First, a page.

In late January and early February of this year the BBC devoted quite a lot of reporting to what was described in one programme as “Poland’s controversial WW2 death camps law”.
As was noted here at the time, the BBC elected to present that story largely through the context-free narrow perspective of the objections of Israeli politicians.
When the lower house of the Polish parliament passed amendments to that law on June 27th the BBC News website published a report titled “Poland Holocaust law: Government U-turn on jail threat“.
“When Poland made it a criminal offence this year to accuse it of complicity in Nazi war crimes, there was an outcry in Europe, Israel and the US. […]
Five months later, the right-wing prime minister has moved to change the law to decriminalise the offence, describing it as a “correction”.
An amendment to the Holocaust law was quickly backed by the lower house of parliament and now moves to the Senate.”
A section of the report headed “Why has Poland backtracked on Holocaust law?” explained the move to readers as follows:
“The government was surprised, however, by the widespread outrage the law caused, especially from two key Polish allies, Israel and the US, which saw it as an attempt to deny historical truth and muzzle testimony and research into the period.
The law also provoked a brief explosion of anti-Semitic feeling on social media and elsewhere in Poland.
But it’s the harm the dispute has done to Poland’s relations with the US and Israel that has caused the government to take this step.”
Despite the BBC having reported in early March on “talks in Jerusalem”, readers of this article were not told of the joint statement put out by the Israeli and Polish prime ministers on June 27th or of the fact that – as Ha’aretz reported – task forces established by the two governments brought about in the amendment passed by the Polish parliament.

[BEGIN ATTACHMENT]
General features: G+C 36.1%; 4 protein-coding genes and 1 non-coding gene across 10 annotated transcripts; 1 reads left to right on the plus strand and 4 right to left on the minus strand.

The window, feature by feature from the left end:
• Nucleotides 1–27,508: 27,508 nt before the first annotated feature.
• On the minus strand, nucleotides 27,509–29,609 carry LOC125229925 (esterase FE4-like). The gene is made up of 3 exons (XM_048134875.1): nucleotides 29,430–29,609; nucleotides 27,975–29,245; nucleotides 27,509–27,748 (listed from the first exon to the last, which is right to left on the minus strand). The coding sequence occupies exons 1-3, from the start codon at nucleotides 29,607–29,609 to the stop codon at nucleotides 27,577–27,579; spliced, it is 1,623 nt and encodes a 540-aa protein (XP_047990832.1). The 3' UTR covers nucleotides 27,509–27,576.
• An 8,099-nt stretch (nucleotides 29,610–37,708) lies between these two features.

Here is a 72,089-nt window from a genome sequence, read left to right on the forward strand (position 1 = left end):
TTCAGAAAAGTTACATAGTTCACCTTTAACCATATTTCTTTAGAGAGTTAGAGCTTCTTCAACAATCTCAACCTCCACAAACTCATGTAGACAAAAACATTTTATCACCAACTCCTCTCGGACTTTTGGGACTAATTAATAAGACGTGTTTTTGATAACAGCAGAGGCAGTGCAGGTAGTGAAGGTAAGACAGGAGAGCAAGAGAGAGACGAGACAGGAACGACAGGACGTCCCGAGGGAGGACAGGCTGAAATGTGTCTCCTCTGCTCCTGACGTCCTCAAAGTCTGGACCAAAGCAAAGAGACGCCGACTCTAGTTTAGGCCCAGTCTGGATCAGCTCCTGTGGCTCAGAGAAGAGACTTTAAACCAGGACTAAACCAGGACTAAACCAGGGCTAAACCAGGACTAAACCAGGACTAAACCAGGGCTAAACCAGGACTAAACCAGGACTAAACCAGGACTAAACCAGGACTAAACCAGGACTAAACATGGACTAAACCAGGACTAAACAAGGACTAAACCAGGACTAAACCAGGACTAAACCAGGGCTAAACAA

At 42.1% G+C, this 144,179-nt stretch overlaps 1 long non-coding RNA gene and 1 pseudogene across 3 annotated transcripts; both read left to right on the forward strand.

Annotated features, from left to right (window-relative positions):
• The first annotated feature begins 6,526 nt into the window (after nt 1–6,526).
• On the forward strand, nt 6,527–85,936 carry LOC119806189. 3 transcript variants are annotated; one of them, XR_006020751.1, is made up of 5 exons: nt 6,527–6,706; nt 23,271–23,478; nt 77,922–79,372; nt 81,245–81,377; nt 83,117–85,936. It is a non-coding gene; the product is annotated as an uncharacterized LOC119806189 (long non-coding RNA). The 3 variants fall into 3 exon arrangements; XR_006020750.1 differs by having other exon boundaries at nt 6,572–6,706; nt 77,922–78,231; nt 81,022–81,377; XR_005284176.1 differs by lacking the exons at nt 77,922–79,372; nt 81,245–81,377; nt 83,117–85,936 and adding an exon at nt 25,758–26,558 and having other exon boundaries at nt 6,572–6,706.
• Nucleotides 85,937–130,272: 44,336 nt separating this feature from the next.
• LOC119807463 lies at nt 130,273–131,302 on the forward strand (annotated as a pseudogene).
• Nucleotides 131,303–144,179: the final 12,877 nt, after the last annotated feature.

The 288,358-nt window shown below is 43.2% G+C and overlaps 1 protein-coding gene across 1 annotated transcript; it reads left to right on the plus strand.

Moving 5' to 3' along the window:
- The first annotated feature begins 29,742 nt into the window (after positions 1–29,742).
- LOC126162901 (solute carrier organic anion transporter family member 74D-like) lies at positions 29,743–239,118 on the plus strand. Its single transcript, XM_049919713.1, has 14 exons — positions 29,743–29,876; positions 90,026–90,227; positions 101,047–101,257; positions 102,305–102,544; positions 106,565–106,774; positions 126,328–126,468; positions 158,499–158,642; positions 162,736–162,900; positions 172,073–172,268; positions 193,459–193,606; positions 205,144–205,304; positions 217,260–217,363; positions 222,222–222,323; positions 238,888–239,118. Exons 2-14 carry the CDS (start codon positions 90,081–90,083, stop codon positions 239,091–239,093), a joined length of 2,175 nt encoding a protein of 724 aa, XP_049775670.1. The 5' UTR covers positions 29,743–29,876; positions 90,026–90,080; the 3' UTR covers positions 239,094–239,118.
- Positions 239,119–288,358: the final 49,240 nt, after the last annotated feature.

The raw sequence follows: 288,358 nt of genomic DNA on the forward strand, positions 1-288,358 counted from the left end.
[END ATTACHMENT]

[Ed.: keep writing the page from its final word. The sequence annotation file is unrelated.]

“Prime Minister Benjamin Netanyahu and his Polish counterpart Matthias Morawiecki issued a joint statement on Wednesday, following Poland’s decision to amend a controversial law that criminalized anybody accusing the Polish nation of complicity in Nazi crimes
Netanyahu stated that in recent months Israel had been in contact with Poland about the law and that the two countries reached an agreement on an amended version of the law. “I am pleased that they have decided to completely cancel the clauses that have caused uproar and dissatisfaction in Israel and the international community. […]
Netanyahu added that Israel and Poland had established task forces to reach a compromise acceptable to both countries following Israeli criticism of the law and Polish defense of it.”
Obviously that information is essential to audience understanding of why the Polish government made the “U-turn” described in this report’s headline.